4. The contact Pearson had with the third victim at the daycare and his ability to surveil victim Kyes and learn her address and facts about her single parent family.

    5. Pearson's lack of cooperativeness after the investigation focused on him.

    6. Pearson's bizarre behavior such as the bathroom incident at the college which resulted in his getting two years in prison.

    7. Pearson's continued bizarre nighttime activity in Maryland where he had been charged with peeping tom offenses twice prior to 1993 and his being arrested five times since 1993 in the Maryland area for similar offenses.

    8. All three victims were assaulted in the privacy of their own home [sic] and approached from behind by an assailant that entered through unlocked windows. All victims lived in apartments.

    9. All three [victims] maintained quiet lifestyles, all were divorced and none of them had promiscuous tendencies or careless attitudes that would classify them at a high risk as a victim of a violent crime.

    10. In all three cases the suspect maintained control over the victims by verbalizing continued threats.

        It is this affiant's professional opinion based on years of training and dealing with criminal activity and criminal minds that the so called “peeping tom” activity of Marion Pearson is the proverbial “tip of the iceberg”. With the multiple arrests for “peeping” related offenses, common sense would lead a reasonable person to conclude he had to be committing the act many more times than he was caught at. No reasonable person would believe that he was apprehended by police every time he committed the act.

        In furtherance of this opinion, this suspect is not out being a “peeping tom” for voyeuristic pleasures but he is stalking his unwitting victims many of whom would never report their rape for fear of the embarrassment and life complications reporting same would involve. If the suspect committing these rapes would beat, injure or maim the external body of the victim's [sic] they would be forced to report theseviolations. This suspect committing these crimes is smart enough to know if he does not hurt his victims physically they in a high probability might not report the incident. Marion Pearson is a very intelligent individual with collegiate level education and has represented himself in court before. Pearson is also educated to the point of being able to research the “information age” to learn about how DNA is used in forensic labs to identify rapists and how to easily avoid leaving that evidence behind in or on a victim.

        This affiant based on many years of experience has the opinion that “[p]eeping tom” activity is not necessarily behavior always consistent with voyeurism. This is a method of selection and evaluation process for a serial rapist to select his victims. In this investigation a suspect in three rapes in a small town in North Carolina is eight years later actively searching and stalking future victims in the State of Maryland.

Although it was error to deny defendant counsel at the NIO procedure, such error was not prejudicial under these circumstances. After a thorough review of the record, it is clear that defendant would have remained a suspect in this case whether the evidence from the 1986 NIO was destroyed or not.
    “The test for prejudicial error is whether there is a reasonable possibility that the evidence complained of contributed to the conviction.” State v. Milby, 302 N.C. 137, 142, 273 S.E.2d 716, 720 (1981). In view of the overwhelming evidence that Agent Suttle and investigators accumulated, as well as Agent Suttle's perseverance in maintaining defendant as a suspect until DNA testing evolved, we conclude there is no reasonable possibility that the result here was affected by the failure to provide defendant counsel at the NIO procedure.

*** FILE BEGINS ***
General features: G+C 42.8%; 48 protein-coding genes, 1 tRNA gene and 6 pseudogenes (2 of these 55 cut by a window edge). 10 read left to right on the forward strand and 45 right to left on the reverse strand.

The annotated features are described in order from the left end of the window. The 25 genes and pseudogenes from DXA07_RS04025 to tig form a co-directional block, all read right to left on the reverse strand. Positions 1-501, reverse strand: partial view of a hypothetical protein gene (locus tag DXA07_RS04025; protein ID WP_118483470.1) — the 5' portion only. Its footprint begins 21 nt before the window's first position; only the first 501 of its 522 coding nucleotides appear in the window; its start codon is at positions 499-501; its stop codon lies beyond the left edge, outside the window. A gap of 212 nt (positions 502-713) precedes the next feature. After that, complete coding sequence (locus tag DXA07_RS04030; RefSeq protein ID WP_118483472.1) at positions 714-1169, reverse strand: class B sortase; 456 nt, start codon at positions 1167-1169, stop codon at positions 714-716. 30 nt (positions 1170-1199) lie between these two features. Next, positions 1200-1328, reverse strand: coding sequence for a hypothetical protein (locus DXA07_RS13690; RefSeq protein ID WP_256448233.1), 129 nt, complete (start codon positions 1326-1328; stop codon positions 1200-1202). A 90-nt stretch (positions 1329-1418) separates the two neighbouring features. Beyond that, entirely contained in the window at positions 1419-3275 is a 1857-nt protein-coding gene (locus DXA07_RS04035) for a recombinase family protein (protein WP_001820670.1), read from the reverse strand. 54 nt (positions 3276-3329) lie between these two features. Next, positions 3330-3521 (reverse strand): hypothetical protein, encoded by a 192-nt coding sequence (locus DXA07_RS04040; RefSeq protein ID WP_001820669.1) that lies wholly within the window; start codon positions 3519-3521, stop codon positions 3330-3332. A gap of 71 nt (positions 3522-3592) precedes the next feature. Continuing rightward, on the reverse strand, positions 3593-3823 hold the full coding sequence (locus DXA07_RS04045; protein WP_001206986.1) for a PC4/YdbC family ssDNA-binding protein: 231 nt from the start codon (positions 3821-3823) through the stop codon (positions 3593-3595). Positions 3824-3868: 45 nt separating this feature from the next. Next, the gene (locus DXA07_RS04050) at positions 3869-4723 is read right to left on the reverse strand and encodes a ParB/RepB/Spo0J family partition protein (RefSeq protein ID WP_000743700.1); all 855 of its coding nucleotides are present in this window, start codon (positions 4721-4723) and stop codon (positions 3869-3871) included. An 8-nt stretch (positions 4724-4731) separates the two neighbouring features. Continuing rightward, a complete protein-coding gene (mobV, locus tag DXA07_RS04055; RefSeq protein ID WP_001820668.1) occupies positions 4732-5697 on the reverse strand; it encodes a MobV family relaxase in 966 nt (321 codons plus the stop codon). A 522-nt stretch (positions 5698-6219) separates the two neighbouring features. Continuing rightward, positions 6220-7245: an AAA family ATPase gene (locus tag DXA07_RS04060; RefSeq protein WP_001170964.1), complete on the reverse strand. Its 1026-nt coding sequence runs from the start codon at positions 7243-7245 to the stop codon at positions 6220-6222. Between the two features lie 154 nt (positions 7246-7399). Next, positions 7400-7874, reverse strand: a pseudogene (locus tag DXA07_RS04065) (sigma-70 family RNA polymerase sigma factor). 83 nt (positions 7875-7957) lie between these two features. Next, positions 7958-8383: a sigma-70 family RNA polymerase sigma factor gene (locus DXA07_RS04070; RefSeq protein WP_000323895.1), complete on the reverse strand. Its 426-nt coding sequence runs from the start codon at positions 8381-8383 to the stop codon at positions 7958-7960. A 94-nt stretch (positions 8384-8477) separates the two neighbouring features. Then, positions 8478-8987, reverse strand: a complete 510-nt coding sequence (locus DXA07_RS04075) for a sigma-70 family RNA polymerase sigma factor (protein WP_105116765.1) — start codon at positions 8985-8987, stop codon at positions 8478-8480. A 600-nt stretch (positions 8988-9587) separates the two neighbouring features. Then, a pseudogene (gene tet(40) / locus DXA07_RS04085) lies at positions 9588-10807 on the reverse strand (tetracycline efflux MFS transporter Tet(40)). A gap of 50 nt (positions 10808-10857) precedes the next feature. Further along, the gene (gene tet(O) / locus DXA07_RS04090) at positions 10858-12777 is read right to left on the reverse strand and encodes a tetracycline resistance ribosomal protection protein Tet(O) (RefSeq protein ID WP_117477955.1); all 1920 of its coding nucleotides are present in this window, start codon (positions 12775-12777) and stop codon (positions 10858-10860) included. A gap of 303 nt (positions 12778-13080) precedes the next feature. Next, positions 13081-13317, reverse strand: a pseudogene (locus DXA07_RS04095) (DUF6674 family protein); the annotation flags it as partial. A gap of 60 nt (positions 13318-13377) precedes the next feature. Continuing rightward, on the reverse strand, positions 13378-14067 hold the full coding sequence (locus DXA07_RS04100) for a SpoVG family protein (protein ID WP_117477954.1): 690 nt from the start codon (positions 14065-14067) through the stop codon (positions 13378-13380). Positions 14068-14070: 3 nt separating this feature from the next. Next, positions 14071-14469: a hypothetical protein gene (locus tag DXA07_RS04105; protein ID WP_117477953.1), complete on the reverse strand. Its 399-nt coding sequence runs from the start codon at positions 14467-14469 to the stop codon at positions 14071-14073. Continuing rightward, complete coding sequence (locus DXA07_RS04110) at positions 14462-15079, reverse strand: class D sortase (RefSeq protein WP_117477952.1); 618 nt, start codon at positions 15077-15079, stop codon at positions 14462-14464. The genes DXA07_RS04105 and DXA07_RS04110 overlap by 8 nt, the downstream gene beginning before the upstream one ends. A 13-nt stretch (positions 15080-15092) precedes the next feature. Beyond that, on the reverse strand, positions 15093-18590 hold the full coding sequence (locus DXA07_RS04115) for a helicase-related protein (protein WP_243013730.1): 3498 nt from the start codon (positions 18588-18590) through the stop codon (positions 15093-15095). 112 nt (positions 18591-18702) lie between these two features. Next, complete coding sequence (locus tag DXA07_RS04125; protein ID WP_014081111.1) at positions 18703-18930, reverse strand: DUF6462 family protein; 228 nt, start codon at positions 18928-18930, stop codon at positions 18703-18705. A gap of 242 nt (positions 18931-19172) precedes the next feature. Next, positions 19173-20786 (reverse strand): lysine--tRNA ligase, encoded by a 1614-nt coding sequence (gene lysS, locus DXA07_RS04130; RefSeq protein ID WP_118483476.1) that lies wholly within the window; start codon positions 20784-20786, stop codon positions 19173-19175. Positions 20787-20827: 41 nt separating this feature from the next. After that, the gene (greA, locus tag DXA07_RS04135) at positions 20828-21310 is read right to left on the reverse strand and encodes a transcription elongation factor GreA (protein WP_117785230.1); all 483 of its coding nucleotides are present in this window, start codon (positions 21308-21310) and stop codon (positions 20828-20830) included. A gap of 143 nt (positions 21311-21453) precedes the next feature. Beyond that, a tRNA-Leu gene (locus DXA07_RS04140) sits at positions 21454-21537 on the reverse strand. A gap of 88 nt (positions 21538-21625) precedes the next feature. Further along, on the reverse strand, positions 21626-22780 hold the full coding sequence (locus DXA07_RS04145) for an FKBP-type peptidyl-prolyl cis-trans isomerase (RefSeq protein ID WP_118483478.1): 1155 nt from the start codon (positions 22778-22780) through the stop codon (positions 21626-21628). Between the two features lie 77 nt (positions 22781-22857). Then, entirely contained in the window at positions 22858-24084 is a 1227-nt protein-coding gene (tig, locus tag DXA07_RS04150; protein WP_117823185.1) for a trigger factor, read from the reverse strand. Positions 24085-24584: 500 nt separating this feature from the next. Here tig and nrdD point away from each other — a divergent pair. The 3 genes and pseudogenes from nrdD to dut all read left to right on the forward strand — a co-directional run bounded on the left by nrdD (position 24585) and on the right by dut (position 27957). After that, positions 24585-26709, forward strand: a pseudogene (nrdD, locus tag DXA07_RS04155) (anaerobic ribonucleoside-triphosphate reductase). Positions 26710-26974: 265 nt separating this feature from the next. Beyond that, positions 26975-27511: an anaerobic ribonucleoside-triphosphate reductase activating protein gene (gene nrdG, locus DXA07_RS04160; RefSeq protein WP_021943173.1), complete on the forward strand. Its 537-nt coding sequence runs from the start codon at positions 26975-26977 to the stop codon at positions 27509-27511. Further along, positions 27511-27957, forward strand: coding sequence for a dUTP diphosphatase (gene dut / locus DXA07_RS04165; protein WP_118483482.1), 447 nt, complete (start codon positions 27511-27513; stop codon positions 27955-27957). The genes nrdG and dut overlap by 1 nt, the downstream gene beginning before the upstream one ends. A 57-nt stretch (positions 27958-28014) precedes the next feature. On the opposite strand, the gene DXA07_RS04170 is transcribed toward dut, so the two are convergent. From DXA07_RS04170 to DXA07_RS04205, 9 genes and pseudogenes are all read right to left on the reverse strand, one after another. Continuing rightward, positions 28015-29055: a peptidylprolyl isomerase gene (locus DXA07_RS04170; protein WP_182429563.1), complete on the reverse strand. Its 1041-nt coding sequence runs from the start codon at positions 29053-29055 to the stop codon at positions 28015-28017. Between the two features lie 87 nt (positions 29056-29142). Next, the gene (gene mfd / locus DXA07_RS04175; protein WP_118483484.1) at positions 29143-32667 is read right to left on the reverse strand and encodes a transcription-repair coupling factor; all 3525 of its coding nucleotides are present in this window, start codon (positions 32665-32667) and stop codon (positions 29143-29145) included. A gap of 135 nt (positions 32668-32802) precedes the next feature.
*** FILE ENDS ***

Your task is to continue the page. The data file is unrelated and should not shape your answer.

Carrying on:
[5]In his next argument, defendant contends the trial court committed constitutional error in denying his motion to suppress evidence obtained from the NIO. Specifically, defendant arguesthe affidavit used to obtain the NIO failed to provide reasonable grounds for suspicion and relied on false and misleading information. We have already addressed these arguments in the statutory setting, and the result is the same under a constitutional analysis. This argument is without merit.
    Collection procedures like those involved in the present case require only reasonable suspicion to be constitutionally permissible. See Hayes v. Florida, 470 U.S. 811, 817, 84 L. Ed. 2d 705, 711 (1985) (holding that “[t]here is thus support in our cases for the view that the Fourth Amendment would permit seizures for the purpose of fingerprinting, if there is reasonable suspicion that the suspect has committed a criminal act”). As established above, the affidavit in the present case supporting the NIO application established reasonable grounds to suspect that defendant committed the Holden and Kyes rapes. Further, as also discussed above, defendant fails to provide sufficient evidence that the affidavit relied on false or misleading information.
    [6]In his final argument, defendant contends the trial court erred by denying his motion to suppress a blood sample obtained as a result of the 23 November 1998 search warrant as well as DNA testing of that blood sample. According to defendant, Agent Suttle's decision to seek the search warrant in 1998 was prompted by testing on evidence illegally obtained in 1986. Moreover, results of the tests done on this illegally obtained evidence were presented to the judge who issued the 1998 search warrant. Thus, defendant contends the evidence obtainedvia the 1998 search warrant was fruit of the poisonous tree because the search warrant was tainted by the illegality of the 1986 NIO.
    As previously discussed, it is apparent from the record that Agent Suttle persevered in maintaining defendant as a suspect for over ten years until DNA testing was more advanced. It was this perseverance rather than the results of the 1986 NIO that led investigators back to defendant. In short, because the evidence obtained in 1986 was properly seized, the evidence obtained in 1998 could not be tainted by the 1986 evidence, especially when viewed in light of the abundant evidence obtained prior to the procurement of the 1998 search warrant. Accordingly, defendant's argument is without merit.
    In conclusion, we conclude that the trial court committed no prejudicial error, and we therefore affirm the decision of the Court of Appeals.